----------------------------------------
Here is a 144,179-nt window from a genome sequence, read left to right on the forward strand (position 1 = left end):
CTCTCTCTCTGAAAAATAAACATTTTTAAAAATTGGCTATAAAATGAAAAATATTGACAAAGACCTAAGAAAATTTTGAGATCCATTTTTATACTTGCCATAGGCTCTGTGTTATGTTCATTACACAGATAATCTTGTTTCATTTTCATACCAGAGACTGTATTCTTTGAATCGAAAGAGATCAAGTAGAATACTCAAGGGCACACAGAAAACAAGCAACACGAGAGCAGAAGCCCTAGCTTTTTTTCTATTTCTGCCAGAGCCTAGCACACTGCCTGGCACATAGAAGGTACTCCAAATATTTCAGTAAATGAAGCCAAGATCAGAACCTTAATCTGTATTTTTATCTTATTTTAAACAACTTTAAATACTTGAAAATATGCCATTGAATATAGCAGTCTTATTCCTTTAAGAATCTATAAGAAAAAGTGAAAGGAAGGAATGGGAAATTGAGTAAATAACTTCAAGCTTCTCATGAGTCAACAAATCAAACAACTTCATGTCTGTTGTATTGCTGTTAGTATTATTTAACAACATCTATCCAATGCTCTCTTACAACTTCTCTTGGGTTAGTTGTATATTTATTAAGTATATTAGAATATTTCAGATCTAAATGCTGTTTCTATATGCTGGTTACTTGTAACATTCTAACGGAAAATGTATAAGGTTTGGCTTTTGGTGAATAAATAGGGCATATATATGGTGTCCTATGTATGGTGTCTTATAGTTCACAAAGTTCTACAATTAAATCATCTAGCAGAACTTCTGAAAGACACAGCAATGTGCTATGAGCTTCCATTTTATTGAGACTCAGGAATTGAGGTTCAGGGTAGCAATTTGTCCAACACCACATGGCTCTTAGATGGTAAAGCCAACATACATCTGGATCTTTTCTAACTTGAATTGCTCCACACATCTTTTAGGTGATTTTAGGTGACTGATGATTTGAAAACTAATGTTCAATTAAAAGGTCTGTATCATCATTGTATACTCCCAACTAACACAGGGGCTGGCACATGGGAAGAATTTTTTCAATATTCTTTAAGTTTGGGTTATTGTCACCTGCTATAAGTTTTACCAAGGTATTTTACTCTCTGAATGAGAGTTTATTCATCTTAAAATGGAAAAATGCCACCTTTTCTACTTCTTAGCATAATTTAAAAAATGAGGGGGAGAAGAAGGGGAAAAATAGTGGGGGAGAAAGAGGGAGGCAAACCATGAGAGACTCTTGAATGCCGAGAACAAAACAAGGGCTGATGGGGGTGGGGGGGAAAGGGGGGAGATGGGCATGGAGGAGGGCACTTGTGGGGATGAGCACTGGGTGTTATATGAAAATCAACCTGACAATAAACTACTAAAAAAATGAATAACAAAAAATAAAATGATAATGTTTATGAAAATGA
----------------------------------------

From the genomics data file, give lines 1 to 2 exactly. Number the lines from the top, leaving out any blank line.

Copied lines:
Here is a 144,179-nt window from a genome sequence, read left to right on the forward strand (position 1 = left end):
CTCTCTCTCTGAAAAATAAACATTTTTAAAAATTGGCTATAAAATGAAAAATATTGACAAAGACCTAAGAAAATTTTGAGATCCATTTTTATACTTGCCATAGGCTCTGTGTTATGTTCATTACACAGATAATCTTGTTTCATTTTCATACCAGAGACTGTATTCTTTGAATCGAAAGAGATCAAGTAGAATACTCAAGGGCACACAGAAAACAAGCAACACGAGAGCAGAAGCCCTAGCTTTTTTTCTATTTCTGCCAGAGCCTAGCACACTGCCTGGCACATAGAAGGTACTCCAAATATTTCAGTAAATGAAGCCAAGATCAGAACCTTAATCTGTATTTTTATCTTATTTTAAACAACTTTAAATACTTGAAAATATGCCATTGAATATAGCAGTCTTATTCCTTTAAGAATCTATAAGAAAAAGTGAAAGGAAGGAATGGGAAATTGAGTAAATAACTTCAAGCTTCTCATGAGTCAACAAATCAAACAACTTCATGTCTGTTGTATTGCTGTTAGTATTATTTAACAACATCTATCCAATGCTCTCTTACAACTTCTCTTGGGTTAGTTGTATATTTATTAAGTATATTAGAATATTTCAGATCTAAATGCTGTTTCTATATGCTGGTTACTTGTAACATTCTAACGGAAAATGTATAAGGTTTGGCTTTTGGTGAATAAATAGGGCATATATATGGTGTCCTATGTATGGTGTCTTATAGTTCACAAAGTTCTACAATTAAATCATCTAGCAGAACTTCTGAAAGACACAGCAATGTGCTATGAGCTTCCATTTTATTGAGACTCAGGAATTGAGGTTCAGGGTAGCAATTTGTCCAACACCACATGGCTCTTAGATGGTAAAGCCAACATACATCTGGATCTTTTCTAACTTGAATTGCTCCACACATCTTTTAGGTGATTTTAGGTGACTGATGATTTGAAAACTAATGTTCAATTAAAAGGTCTGTATCATCATTGTATACTCCCAACTAACACAGGGGCTGGCACATGGGAAGAATTTTTTCAATATTCTTTAAGTTTGGGTTATTGTCACCTGCTATAAGTTTTACCAAGGTATTTTACTCTCTGAATGAGAGTTTATTCATCTTAAAATGGAAAAATGCCACCTTTTCTACTTCTTAGCATAATTTAAAAAATGAGGGGGAGAAGAAGGGGAAAAATAGTGGGGGAGAAAGAGGGAGGCAAACCATGAGAGACTCTTGAATGCCGAGAACAAAACAAGGGCTGATGGGGGTGGGGGGGAAAGGGGGGAGATGGGCATGGAGGAGGGCACTTGTGGGGATGAGCACTGGGTGTTATATGAAAATCAACCTGACAATAAACTACTAAAAAAATGAATAACAAAAAATAAAATGATAATGTTTATGAAAATGA